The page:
If you are hiding income from the taxman–or just worried you might not be able to substantiate every deduction–are you at risk for three years, six years, or more? Taxes are horribly complex, and even innocent activities can be misinterpreted. That’s one of many reasons it pays to know how far back you can be audited. Start with the old rule that the IRS usually has three years after you file to audit you.
But there are many exceptions that give the IRS six years or longer. Several of those exceptions are so prevalent today that the six year statute of limitations is becoming more common. The three years is doubled to six if you omitted more than 25% of your income. For years, there was a debate over what it means to omit income from your return. Taxpayers and some courts said “omit” means leave off, as in don’t report. But the IRS said it was much broader, including reporting that has the effect of an omission of income.
Say you sell a piece of property for $3M, claiming that your basis (what you invested in the property) was $1.5M. In fact, your basis was only $500,000. The effect of your basis overstatement was that you paid tax on only $1.5M of gain, when you should have paid tax on $2.5M. In U.S. v. Home Concrete & Supply, LLC, the Supreme Court slapped down the IRS, holding that overstating your basis is not the same as omitting income. The Supreme Court said 3 years was plenty for the IRS to audit.
Then, Congress overruled the Supreme Court, and gave the IRS six years in such a case. Six years is a long time. Filing your tax return early won’t help either. The time periods can be even longer in some cases. The IRS has no time limit if you never file a return or file fraudulently. Even so, the practical limit for the IRS to go back is usually six years. Another scary rule is that the IRS can audit forever if you omit certain tax forms.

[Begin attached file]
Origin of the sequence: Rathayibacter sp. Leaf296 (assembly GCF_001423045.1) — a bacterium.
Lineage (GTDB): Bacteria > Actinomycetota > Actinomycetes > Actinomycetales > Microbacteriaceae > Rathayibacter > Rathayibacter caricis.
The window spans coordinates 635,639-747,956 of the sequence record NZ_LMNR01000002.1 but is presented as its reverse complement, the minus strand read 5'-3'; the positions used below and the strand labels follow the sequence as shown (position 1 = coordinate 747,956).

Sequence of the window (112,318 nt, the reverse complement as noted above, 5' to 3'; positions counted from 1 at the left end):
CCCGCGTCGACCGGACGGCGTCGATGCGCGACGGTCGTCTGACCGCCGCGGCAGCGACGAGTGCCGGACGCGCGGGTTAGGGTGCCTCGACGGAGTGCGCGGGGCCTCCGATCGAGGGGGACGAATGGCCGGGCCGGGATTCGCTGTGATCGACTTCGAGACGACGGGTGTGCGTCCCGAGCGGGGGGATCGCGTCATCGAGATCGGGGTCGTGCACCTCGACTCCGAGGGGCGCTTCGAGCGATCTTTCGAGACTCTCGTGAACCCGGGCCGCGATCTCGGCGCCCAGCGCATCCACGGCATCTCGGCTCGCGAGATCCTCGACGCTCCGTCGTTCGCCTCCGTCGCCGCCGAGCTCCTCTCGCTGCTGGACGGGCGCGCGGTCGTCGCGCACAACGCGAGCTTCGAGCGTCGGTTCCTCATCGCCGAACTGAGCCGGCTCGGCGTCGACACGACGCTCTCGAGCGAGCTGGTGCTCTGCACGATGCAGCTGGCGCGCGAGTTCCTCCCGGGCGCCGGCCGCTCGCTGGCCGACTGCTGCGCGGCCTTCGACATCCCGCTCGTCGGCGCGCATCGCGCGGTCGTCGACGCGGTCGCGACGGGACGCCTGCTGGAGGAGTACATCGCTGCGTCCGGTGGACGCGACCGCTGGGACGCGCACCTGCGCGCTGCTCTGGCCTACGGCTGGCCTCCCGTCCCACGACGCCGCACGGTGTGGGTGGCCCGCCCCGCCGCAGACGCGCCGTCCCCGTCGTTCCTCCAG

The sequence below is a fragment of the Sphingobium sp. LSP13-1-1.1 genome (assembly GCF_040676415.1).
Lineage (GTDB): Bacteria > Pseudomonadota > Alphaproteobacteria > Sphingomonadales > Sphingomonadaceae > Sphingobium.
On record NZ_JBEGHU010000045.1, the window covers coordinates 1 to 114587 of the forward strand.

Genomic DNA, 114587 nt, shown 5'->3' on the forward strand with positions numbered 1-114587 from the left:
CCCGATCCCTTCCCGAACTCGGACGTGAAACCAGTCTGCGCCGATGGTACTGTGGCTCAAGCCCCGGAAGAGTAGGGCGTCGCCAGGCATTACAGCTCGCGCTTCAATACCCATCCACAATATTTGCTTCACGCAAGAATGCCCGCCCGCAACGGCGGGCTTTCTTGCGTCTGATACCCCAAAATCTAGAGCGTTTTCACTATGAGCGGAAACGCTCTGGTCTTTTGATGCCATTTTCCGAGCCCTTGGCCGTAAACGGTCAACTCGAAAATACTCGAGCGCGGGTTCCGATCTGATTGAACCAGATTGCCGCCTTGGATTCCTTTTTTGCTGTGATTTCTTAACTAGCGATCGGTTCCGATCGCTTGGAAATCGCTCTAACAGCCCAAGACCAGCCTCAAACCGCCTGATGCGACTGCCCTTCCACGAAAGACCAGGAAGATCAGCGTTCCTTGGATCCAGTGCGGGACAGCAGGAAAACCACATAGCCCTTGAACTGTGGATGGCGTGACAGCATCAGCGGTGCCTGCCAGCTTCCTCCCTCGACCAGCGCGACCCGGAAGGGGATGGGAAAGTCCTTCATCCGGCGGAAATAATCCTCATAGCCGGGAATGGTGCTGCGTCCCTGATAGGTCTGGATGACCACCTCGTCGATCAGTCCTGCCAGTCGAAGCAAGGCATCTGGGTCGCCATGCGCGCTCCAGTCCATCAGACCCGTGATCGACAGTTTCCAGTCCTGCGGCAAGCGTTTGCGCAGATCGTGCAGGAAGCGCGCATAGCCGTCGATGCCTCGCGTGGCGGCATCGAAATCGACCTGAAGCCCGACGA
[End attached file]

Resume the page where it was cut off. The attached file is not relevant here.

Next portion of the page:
Plus, once a tax assessment is made, the IRS collection statute is typically 10 years. And, in some cases that ten years can essentially be renewed. That’s one reason the IRS can sometimes go back an astounding 30 years! In Beeler v. Commissioner, the Tax Court held Mr. Beeler responsible for 30 year-old payroll tax penalties.
Figuring out the applicable statute of limitations that applies to your situation–and then waiting it out–can be nerve-wracking. An audit can involve targeted questions and requests of proof of particular items only. Alternatively, audits can also cover the waterfront, asking for proof of virtually every line item. For all these reasons, it pays to know how far back you can be asked to prove your income, expenses, bank deposits and more.
Frequently, the IRS says it needs more time to audit. The IRS will ask you to sign a form extending the statute of limitations, usually for a year. If you don’t sign, the IRS will send you a tax bill, usually based on unfavorable assumptions. For this and other reasons, most tax advisers generally tell clients to agree to the extension. However, it’s best to get some professional advice about your own situation. You may be able to limit the time or scope of the extension.
Another hot button that impacts the statute of limitations involves offshore accounts. The IRS goes after offshore income and assets in a big way, and that dovetails with another IRS audit rule. The IRS also gets six years to audit if you omitted more than $5,000 of foreign income (say, interest on an overseas account). That matches the audit period for FBARs, annual offshore bank account reports that can carry civil and even criminal penalties far worse than those for tax evasion.
For all these reasons, be careful and keep good records. You should keep copies of your old tax returns forever. But after a time–many people say seven years–you should be able to throw out records and receipts. Yet some records such as improvements to property that go into your basis, are exceptions. If you remodel your kitchen and sell your house 20 years later, the receipts for your remodeling job are still relevant to your tax return.
The statutes of limitation applicable to your tax returns are important. Always check them carefully, including all exceptions. Being able to tell the IRS it is too late to audit can be, well, priceless.